Ways that LSD Can Cause Impaired Judgment

A hallucinogenic drug like LSD takes away a person’s normal brain function, shutting down some areas of the brain while activating others. A person under LSD’s influence experiences a variety of unpredictable sensations, making it difficult to sense danger or make rational decisions.

LSD, Psychology and Perception

Lysergic acid diethylamide (LSD) was developed in 1938 and was first recognized for its potent psychedelic effects. It was used in psychiatric treatment settings and military experiments from the start. After widespread use began in the 1960s, the drug was associated with the anti-establishment counterculture as well as serious accidents and injuries. It was made illegal after 1967. Currently the U.S. Drug Enforcement Administration lists LSD, along with other hallucinogenic drugs, as a Schedule I drug with no approved medical use.[1]

Since LSD is illegal in the United States and throughout much of the world, it is difficult for scientists to research the drug. Current experiments and studies explore LSD’s potential use for treating PTSD and other mental health concerns.[2] While LSD was once used as an experimental treatment for alcoholism and depression in the 1950s, the main reason it is no longer used in medical settings is because of its effect on judgment and perception. Not only does LSD distort perception of time, space and more, its effects last for 8 to 10 hours, and vary from use to use. In addition, LSD use may trigger serious mental illness, such as schizophrenia, in people who are already predisposed to the condition.1

An average recreational dose ranges between 25 to 80 mcg, and is taken orally through sugar cubes, chewing gum, liquid drops transferred to paper or other methods. Since the drug is illegal, there is no way to monitor the purity of the drug or the actual amount, making it possible a person gets way more of the drug than intended.1

LSD’s Effect on Judgment

Author Andy Roberts, who wrote a history of LSD, writes about the extreme unpredictability of the drug. It “does not have a consistently predictable set of physiological or psychological reactions.” A user’s changes in perception last for long periods of time and may include bad trips or extended loss of judgment. LSD affects neurons that use serotonin, and these neurons interpret, filter and process sensory awareness. In other words, the drug increases the amount of sensory data processed by these neurons, which increases the amount of “reality” someone can experience.[3]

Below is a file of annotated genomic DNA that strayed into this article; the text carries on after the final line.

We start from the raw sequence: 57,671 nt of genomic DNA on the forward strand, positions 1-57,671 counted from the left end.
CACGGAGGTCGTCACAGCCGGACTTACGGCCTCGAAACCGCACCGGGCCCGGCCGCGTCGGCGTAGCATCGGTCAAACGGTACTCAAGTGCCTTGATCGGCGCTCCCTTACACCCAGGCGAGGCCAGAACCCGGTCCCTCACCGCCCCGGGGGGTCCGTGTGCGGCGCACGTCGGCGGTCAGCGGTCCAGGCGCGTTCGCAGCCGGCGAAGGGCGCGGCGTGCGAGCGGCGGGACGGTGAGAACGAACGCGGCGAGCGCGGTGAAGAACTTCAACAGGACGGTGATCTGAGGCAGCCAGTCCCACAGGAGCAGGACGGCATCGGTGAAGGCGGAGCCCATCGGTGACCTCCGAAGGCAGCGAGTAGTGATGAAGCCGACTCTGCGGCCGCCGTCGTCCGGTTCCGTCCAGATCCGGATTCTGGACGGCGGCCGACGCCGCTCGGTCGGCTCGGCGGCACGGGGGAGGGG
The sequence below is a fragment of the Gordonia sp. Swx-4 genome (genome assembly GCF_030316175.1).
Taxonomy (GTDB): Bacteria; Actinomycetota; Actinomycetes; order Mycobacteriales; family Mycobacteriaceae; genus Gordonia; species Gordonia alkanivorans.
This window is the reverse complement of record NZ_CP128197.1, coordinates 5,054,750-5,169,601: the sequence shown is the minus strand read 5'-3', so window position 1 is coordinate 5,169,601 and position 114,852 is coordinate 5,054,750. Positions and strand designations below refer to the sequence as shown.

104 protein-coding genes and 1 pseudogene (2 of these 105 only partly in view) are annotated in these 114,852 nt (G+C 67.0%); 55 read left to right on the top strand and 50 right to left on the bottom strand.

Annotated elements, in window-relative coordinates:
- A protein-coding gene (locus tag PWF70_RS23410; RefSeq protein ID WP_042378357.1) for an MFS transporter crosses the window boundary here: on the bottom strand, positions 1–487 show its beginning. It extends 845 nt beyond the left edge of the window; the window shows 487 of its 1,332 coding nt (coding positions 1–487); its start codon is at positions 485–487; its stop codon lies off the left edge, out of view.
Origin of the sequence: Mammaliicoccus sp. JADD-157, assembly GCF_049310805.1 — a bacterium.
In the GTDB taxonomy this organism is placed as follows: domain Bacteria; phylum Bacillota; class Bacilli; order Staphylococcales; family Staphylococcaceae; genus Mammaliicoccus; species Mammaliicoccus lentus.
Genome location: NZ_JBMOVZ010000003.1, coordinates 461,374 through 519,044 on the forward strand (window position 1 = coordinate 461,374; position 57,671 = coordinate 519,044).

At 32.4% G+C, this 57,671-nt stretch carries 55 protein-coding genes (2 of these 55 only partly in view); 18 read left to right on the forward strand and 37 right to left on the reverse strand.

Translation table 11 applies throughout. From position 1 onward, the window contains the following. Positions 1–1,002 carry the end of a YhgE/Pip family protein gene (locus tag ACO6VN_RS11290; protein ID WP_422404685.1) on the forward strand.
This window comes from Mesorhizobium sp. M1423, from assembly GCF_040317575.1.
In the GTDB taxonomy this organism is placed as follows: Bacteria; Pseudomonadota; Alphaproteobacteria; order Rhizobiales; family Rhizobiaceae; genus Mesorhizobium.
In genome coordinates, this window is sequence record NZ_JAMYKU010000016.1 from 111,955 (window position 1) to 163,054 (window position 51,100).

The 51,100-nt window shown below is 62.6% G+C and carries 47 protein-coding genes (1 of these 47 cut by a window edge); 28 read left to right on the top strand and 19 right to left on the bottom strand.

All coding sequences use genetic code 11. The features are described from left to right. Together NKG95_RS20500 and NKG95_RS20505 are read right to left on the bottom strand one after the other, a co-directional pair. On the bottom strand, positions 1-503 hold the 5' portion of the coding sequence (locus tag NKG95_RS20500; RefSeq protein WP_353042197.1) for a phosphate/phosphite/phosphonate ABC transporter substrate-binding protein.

Ways that LSD Can Cause Impaired Judgment

LSD abuse can lead to accidents and injuries

The perceptions people take on after an LSD trip include alterations in ways of seeing and thinking. While people often romanticize these changes, the experiences nevertheless incapacitate users’ ability to perceive danger. This means that LSD abuse can lead to accidents and injuries, even when users are having what they perceive to be a positive experience. People on LSD also experience sudden emotional shifts that go from extreme euphoria to fear; sometimes emotions shift so suddenly people experience many emotions at once.[4]

Users on bad trips are even more likely to have dangerous lapses in judgment with serious psychological or physical consequences. The psychological effects of LSD abuse may last long after a trip ends; people who haven’t used the drug in months or years may experience sensory disturbances. Flashbacks may occur years after LSD use ends, which leaves users at risk for sudden, unexpected bouts of impaired judgment. Flashbacks can occur while driving, in professional settings or at other times that result in personal, social or professional consequences. The changes in perception associated with LSD use may cause users to misjudge the risks associated with regular drug use. Users may ignore serious health symptoms or take more of other dangerous drugs than intended.4

Need Help with LSD Abuse or Addiction?

If you are concerned about yourself or a loved one’s LSD use, then get help. Call our toll-free helpline to learn how you can take action against addiction: our admissions coordinators are available 24 hours a day to connect you with the best treatment resources for your unique needs.

[1] Davis, Kathleen. (2015). What is lysergic acid diethylamide (LSD)? Effects and hazards of LSD. Medical News Today. Retrieved July 5, 2016 from http://www.medicalnewstoday.com/articles/295966.php.

[2] Cormier, Zoe. (2016). Brain scans reveal how LSD affects consciousness. Nature. Retrieved July 5, 2016 from http://www.nature.com/news/brain-scans-reveal-how-lsd-affects-consciousness-1.19727.

[3] Roberts, Andy. (2008). Albion Dreaming: a popular history of LSD in Britain. Retrieved July 5, 2016 from https://www.amazon.com/Albion-Dreaming-popular-history-Britain/dp/1905736274.

[4] National Institute on Drug Abuse. (2015). Hallucinogens and Dissociative Drugs. Retrieved July 5, 2016 from https://www.drugabuse.gov/publications/research-reports/hallucinogens-dissociative-drugs/where-can-i-get-more-scientific-information-hallucinogens-diss.